Topical gradients in plant ecology

Plant ecology spans multiple levels of biological organization and spatio-temporal scales, and over four dozen plant ecology textbooks have been published since Warming's (1895) 'Oecology of Plants.' With increasing emphasis on specialization, students and teachers can feel paralyzed by the vast literature, and as such may lack an adequate appreciation of the history of the field. The objective of this study was to derive a comprehensive set of topics that are covered in plant ecology textbooks, and to ask (1) what are the most important topical gradients among textbooks, and (2) has the emphasis of topics changed over time? The NMS ordination determined that the first gradient represented a clear contrast in emphasis on physiological ecology versus community ecology. The second gradient represented a contrast in emphasis on abiotic environmental factors versus biotic factors. Negative interactions, growth, demography, gas exchange, mineral nutrition, stress, diversity, disturbance, herbivory, paleoecology, ecosystem ecology, pollution, and global change have increased in emphasis over time. The increasing reliance on data and the number of authors per textbook illustrates how the discipline has matured into a rigorous quantitative science that requires a diversity of specializations. These results can be used to inform the development of curricula within a single course or across several years of study, and to assist the development of new and revised textbooks. Plant ecologists need to be familiar with this core set of topics in addition to becoming an expert in a few of them.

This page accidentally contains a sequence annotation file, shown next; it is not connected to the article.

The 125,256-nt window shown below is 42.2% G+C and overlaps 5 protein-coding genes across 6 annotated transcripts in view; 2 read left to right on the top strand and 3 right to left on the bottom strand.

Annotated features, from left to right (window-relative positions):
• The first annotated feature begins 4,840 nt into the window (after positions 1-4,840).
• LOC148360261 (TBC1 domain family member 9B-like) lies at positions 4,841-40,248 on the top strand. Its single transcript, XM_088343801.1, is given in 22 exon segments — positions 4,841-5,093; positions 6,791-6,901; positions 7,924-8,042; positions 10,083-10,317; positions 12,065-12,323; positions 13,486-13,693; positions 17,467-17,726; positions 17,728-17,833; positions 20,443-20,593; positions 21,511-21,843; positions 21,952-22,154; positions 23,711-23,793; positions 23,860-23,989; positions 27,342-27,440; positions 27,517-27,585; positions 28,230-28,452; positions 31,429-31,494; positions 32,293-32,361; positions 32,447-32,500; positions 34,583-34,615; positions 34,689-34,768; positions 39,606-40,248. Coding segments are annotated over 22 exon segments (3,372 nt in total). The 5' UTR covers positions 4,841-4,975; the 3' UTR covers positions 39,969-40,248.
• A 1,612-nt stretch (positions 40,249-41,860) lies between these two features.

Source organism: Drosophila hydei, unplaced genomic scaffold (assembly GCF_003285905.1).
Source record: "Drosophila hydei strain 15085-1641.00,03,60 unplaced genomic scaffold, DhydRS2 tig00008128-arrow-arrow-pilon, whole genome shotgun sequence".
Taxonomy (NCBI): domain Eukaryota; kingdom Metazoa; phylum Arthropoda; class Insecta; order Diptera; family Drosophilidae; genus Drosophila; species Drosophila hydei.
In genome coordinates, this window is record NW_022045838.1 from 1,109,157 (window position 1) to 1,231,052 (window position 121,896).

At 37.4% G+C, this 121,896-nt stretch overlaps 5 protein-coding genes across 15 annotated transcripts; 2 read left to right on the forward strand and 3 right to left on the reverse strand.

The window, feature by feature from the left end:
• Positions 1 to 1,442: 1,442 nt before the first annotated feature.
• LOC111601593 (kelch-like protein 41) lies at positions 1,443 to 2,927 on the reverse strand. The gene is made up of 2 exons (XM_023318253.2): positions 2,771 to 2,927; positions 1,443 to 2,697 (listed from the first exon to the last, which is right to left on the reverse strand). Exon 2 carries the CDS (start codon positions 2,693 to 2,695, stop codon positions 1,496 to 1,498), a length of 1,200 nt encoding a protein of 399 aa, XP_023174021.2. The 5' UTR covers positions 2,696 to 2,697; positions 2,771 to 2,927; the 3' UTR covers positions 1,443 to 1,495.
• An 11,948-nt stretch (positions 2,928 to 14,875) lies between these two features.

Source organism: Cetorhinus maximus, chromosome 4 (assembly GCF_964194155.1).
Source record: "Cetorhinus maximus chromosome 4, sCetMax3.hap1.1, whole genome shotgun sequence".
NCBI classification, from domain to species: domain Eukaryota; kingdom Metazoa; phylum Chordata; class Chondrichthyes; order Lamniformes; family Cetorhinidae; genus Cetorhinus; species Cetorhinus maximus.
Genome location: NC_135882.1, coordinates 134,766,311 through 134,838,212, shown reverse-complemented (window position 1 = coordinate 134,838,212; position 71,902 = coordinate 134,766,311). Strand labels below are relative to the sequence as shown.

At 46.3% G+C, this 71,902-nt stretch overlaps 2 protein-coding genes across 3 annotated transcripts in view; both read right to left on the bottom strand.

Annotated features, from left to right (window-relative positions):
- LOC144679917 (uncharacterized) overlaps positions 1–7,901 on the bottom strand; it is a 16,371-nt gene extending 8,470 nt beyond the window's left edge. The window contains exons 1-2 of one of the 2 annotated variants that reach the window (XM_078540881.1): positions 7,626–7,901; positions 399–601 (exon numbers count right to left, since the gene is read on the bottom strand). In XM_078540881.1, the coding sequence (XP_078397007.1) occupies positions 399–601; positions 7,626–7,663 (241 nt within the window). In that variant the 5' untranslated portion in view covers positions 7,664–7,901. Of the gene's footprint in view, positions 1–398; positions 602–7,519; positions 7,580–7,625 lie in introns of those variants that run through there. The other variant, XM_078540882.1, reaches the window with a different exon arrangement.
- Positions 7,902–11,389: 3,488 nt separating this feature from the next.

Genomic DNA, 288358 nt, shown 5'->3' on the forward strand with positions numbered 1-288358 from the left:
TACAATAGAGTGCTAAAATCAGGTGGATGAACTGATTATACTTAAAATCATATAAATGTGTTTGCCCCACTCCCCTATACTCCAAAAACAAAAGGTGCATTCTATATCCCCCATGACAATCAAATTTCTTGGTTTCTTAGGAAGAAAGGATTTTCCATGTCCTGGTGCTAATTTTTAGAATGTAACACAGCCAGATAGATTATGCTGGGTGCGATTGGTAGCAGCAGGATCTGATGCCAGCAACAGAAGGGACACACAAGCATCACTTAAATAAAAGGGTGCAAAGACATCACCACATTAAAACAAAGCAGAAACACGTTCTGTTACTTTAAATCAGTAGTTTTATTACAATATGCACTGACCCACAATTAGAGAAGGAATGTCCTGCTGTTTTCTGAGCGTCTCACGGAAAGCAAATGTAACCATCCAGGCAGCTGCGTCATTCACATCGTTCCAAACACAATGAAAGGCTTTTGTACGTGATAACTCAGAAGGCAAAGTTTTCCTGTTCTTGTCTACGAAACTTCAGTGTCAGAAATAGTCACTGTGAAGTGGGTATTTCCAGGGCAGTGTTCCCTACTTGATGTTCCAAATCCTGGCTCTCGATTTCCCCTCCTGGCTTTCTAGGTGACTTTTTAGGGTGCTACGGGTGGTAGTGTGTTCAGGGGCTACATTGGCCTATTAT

Journal Article
Type of thesis
Laughlin, D. C. (2012). Topical gradients in plant ecology. Plant Ecology, 213(11), 1769-1780.